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Election year 2006 kicks off with a contest in which most of us won’t have the chance to vote. But that doesn’t make it any less important.

At 11 a.m. on Jan. 9, the 100 members of the Arkansas House of Representatives will gather to elect a new speaker for the 2007 legislative session. They will choose between Will Bond of Jacksonville and Benny Petrus of Stuttgart. Both are Democrats who expect to be re-elected for a third (and final) term in 2006.

Term limits are what make this speaker’s race particularly significant. UALR political science professor Art English studied the impact of term limits on the Arkansas legislature and found that the speaker’s position, which once was “somewhat ceremonial,” has become more powerful than ever before.

“I think in the House term limits did centralize power more, because with a lack of senior members it seems to be that the formal positions in the house become more important,” English said in an e-mail.

The higher stakes result in a vigorously contested race. Both Bond and Petrus express confidence in their chances but acknowledge the election will be close. It will be a secret ballot, but several legislators and other people involved with securing commitments independently said that Bond has the edge with anywhere from 53 to 56 votes.

They also consistently named the same five or six House members as still being on the fence. One of them, Robbie Wills, was willing to speak on the record.

“The perception is that it’s a real close race,” said the Conway Democrat. He mentioned that the vote may come down to loyalties formed during the 2003 session, before Wills was elected to the legislature.

“It’s gotten emotional for some members,” Wills said. “Benny Petrus and Will Bond were on either side of the school consolidation issue from the 2003 session. Benny sided with those who wanted to make some last-minute budget changes, and Will wanted to go ahead and get it hammered out. That shut down the session, and I know some members still have some hard feelings over that.”

For their part, Bond and Petrus basically say the same things about what they will bring to the speaker’s position, using words like “inclusiveness” and “leadership.” They stress that the election will not hinge on particular issues as much as managerial competence and fairness. But the two men have very different voting records and approaches to governing.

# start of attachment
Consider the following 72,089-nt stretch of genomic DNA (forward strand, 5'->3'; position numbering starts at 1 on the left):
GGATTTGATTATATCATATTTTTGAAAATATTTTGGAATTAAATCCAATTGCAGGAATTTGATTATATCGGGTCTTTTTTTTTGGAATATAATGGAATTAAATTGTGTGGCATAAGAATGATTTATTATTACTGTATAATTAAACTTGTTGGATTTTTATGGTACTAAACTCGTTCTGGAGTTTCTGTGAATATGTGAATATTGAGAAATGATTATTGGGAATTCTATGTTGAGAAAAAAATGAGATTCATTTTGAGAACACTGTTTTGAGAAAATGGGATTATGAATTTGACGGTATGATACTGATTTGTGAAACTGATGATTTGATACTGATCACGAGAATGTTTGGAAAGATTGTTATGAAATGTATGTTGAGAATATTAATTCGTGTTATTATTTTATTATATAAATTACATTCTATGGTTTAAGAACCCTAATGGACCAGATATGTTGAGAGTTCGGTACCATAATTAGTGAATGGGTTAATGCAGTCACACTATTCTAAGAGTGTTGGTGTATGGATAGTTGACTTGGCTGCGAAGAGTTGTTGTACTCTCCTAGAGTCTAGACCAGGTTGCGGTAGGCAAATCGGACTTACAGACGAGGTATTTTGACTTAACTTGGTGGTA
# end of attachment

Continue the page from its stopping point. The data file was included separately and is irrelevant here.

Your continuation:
Besides the 2003 episode Wills mentioned, Petrus voted this year for the Tax Increment Financing bill that allows school money to be steered toward commercial real estate developers. In the past he has voted against expanding early childhood education and using the tobacco tax to fund the state Department of Health and Human Services. In short, Petrus is no progressive, and in that regard his record stands in sharp contrast to Bond’s.

Petrus also embodies the free-spending lobbying culture that persists at the State Capitol. He kept a lobbyist-financed hospitality suite during this year’s session where his colleagues could partake of free food and drink and he has assembled numerous dinners, parties and other gatherings to garner votes for speaker.

His campaign finance reports show that he raised over $70,000 for his uncontested re-election bid in 2004. Petrus says that he “had a guy who threatened to run against me,” but the money was pouring in long after anyone could have filed to challenge him. Even more interesting is how he disbursed that money, spreading contributions to many House campaigns, including those of the most conservative Republicans (who are expected to support his speaker bid).

He also paid generous consulting fees to prominent lobbyists, like former Senate chief of staff Bill Lancaster. While Lancaster is not known for his campaign experience — which wouldn’t be crucial in an uncontested race anyway — he does have particular expertise in arranging social events for legislators. That culture will likely become part of how the House operates if Petrus wins the speaker’s race.

Petrus says he has not promised anything in exchange for votes, but some insiders dispute that. The speaker appoints committee chairs and select committees and assigns each piece of legislation to a committee, which often determines its fate. And there are even more spoils to distribute, according to English’s study: “Since the invocation of term limits the House has gone simply from a speaker and speaker pro tem model to four assistant speakers pro tem, one for each congressional district, widening the speaker’s leadership circle and assigning greater status to these legislators.”

With this kind of influence over members, as well as increased public visibility, the new speaker of the House will wield tremendous power during the next two years. The vote on Jan. 9 will determine whether the legislature is run like a responsible governing institution or an unprogressive instrument of corporate interest.

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